"We're aware that many businesses are dubious about cloud storage for security reasons," said Nasuni CEO and co-founder Andres Rodriguez. "Data leakage is a major concern. With cloud storage, you have to entrust your data to an outside party, and your data is swimming around in the cloud with other customers' data. Intuitively, it seems risky. Customers are smart to be wary. But we've built a system that protects against these risks. We're confident that Nasuni can keep your data safe in the cloud, and we are willing to go the distance to prove it."
To protect against leakage, the Nasuni Filer uses OpenPGP -- one of the most widely used and respected cryptosystems today -- to encrypt all data before it leaves the customer's premises. When in transit or at rest in the cloud, data is opaque to prying eyes. It can be decrypted only by flowing back through the Filer into the privacy of the customer's office. The Filer masks everything -- not just data, but filenames, file sizes, timestamps, and more. The encryption, performed by the AES-256 cipher, is fast, so users don't have to sacrifice performance for security. And, to ensure that no customer can accidentally access another's data, in spite of the shared storage resources of the cloud, each customer has a unique key.
To demonstrate OpenPGP's effectiveness, Nasuni has made public a handful of files written to the cloud by a Nasuni Filer. Among them is the Prize File, with a top-secret message inside. The first person to decode the file and reveal the secret message will win $5,000. According to Nasuni president and co-founder Rob Mason, "No one will succeed. We're sure of that. OpenPGP has been poked and prodded for years. Attacking the encryption layer is, practically speaking, futile. The security community already knows that. We want everyone to know."
"This is really a demonstration in the guise of a challenge," said David Shaw, the architect of Nasuni's security model and one of the authors of the IETF OpenPGP standard. "Modern encryption, when implemented properly, thoroughly protects against data leakage. Our design, encrypting at the edge and never allowing even a single byte of customer data to enter the cloud unprotected, allows us to extract the full benefit of modern encryption."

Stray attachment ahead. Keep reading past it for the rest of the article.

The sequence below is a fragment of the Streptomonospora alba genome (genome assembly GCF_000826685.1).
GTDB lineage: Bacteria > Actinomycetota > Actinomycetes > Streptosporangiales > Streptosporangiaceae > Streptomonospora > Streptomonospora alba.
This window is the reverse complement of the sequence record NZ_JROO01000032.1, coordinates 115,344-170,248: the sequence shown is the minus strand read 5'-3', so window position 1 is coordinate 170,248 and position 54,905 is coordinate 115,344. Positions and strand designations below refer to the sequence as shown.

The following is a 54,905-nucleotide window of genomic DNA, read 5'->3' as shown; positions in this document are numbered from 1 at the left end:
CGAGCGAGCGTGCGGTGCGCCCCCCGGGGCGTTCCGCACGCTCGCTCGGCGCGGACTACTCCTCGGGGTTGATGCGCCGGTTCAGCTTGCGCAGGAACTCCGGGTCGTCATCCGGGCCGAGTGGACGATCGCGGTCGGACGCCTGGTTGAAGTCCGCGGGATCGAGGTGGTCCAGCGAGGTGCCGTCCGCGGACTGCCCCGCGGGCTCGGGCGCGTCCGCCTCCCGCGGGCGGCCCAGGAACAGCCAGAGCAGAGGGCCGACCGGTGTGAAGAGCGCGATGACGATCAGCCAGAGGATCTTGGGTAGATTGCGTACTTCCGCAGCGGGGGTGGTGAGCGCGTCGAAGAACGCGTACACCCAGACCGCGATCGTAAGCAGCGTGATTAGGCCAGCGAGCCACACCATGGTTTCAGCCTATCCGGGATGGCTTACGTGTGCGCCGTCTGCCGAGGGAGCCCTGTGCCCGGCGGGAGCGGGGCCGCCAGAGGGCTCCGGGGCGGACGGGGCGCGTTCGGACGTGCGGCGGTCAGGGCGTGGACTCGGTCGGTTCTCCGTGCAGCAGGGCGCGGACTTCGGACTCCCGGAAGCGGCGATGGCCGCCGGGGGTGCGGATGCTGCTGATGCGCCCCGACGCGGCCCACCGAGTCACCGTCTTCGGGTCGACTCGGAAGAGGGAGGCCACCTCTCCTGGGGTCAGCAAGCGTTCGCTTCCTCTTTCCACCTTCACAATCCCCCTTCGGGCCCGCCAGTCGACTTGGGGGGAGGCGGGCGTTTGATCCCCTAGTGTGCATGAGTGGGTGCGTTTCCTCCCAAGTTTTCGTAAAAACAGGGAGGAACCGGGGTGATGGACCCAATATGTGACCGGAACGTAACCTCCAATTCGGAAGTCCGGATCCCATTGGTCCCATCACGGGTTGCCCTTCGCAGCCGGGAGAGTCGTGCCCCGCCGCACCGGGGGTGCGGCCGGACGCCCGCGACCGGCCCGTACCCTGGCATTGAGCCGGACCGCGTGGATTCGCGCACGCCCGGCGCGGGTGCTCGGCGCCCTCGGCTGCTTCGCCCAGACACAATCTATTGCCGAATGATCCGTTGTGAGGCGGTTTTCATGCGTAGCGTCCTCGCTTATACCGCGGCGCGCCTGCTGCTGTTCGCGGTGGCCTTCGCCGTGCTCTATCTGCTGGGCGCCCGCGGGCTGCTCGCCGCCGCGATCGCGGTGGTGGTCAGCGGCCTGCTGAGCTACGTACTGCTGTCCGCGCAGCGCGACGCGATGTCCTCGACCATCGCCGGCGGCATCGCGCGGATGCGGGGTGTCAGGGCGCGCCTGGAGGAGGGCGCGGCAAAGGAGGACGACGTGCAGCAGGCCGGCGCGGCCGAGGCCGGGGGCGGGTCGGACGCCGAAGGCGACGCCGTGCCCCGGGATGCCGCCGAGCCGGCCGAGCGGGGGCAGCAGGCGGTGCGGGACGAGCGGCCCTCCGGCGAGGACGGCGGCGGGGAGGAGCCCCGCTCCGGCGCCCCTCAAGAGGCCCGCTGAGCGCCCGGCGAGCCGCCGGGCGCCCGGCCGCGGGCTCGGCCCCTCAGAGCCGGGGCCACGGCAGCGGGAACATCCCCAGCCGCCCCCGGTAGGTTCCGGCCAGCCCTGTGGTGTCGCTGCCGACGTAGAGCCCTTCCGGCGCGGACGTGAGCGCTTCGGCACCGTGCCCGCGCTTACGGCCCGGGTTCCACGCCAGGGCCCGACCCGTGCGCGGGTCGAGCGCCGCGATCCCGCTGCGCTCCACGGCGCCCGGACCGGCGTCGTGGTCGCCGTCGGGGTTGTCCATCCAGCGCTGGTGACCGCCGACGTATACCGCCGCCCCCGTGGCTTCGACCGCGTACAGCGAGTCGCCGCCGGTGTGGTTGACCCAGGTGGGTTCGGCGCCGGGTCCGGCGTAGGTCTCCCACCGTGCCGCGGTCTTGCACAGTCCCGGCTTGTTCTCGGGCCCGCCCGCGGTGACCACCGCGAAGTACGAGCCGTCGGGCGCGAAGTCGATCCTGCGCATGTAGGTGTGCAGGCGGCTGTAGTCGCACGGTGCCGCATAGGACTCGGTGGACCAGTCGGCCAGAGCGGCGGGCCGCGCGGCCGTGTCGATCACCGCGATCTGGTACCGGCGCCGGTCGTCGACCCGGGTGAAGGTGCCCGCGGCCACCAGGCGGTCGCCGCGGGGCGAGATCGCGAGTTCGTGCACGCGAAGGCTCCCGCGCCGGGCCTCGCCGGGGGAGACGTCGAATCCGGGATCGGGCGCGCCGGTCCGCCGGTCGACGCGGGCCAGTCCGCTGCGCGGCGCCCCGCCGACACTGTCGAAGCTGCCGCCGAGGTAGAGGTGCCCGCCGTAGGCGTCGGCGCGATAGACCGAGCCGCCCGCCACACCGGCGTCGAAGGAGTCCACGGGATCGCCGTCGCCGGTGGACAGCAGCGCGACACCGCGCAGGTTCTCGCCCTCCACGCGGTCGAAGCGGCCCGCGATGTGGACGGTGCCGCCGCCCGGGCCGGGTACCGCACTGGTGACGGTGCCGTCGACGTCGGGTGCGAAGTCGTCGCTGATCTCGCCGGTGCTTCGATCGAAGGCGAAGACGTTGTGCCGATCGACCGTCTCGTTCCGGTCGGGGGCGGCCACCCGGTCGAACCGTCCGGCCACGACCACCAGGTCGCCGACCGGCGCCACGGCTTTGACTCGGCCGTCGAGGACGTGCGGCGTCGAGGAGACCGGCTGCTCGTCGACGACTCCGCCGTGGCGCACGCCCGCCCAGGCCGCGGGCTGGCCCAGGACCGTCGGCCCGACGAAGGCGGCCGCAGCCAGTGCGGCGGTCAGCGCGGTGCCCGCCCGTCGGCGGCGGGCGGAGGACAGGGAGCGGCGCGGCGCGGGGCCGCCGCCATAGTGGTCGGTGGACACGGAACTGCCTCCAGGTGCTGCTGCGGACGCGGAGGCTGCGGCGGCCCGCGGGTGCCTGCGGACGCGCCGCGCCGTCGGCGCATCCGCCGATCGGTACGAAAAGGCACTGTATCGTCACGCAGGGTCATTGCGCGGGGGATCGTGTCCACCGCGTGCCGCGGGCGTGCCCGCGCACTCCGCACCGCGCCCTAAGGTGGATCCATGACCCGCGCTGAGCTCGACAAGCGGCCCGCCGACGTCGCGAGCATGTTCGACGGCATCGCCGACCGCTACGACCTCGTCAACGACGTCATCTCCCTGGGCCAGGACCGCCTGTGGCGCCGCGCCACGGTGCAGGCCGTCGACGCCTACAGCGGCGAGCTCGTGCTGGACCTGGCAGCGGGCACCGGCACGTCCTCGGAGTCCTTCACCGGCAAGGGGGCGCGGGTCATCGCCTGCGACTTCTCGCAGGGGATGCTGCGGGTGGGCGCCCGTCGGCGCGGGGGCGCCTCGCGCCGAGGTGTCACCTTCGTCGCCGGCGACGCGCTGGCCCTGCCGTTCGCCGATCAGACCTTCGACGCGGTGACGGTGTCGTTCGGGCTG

"Our goal here," Rodriguez added, "is to convince people that cloud storage, with the right security protocols in place, is no riskier than in-house storage. If a security breach happens, it won't be in the cloud. Someone may still peek under the desk of the IT guy and steal a password off a Post-it note -- we can't control that -- but we can be sure your data is safe in the cloud. We walk the walk: We store all our own data -- even our HR data -- in the cloud with a Nasuni Filer. We know it's safe because we've made it safe."
"Businesses won't put real data into the cloud until they are comfortable that it's as secure as it is within their own four walls. Nasuni is tackling that issue head on -- proving they can deliver. The challenge is a great way to get the word out -- that the cloud really is ready for mission critical data. In reality, this data is even more secure than if it sat inside the company's own data center 99% of the time," said Steve Duplessie, Sr. Analyst at ESG.
"As a law office, we've got incredibly sensitive files, so it's hard to make the leap and say, sure, we'll trust the cloud with our files," said Henry Chace, Chief Information Officer at Burns & Levinson LLP. "I like Nasuni's approach -- encrypt the files so securely that you don't have to trust the cloud for security. Your files are locked and protected no matter what happens. That makes it easier to say, yes, I'll put my files up there."
After 30 days, Nasuni will donate the unwon $5,000 to the Free Software Foundation as a thank-you for the Gnu Project -- specifically GnuPG, a Free Software implementation of the OpenPGP standard. Said Rodriguez, "The Gnu Project continues to inspire technical excellence among the best and brightest minds. They are the real heroes."
For further details on Nasuni's security model and its take on cloud security in general, the company invites you to read Understanding Security in Cloud Storage, a newly posted white paper.
Follow Nasuni on Twitter: www.twitter.com/nasuni and Facebook http://www.facebook.com/nasuni.
Nasuni was founded in 2009 by storage veterans to deliver a secure gateway to cloud storage that makes the cloud feasible for business users. The Nasuni Filer is a virtual NAS file server that runs on VMware and leverages the resources of the cloud to simplify file storage and protection. Targeting the mid-market, Nasuni's solution eliminates the need for incremental storage hardware, and the resulting capital expense to manage unstructured file growth. The company is backed by North Bridge Venture Partners and Sigma Partners. To download the Nasuni Filer, or for more information, visit www.nasuni.com.
CONTACT AGENCY: Dan Miller JPR Communications 818-884-8282 [email protected]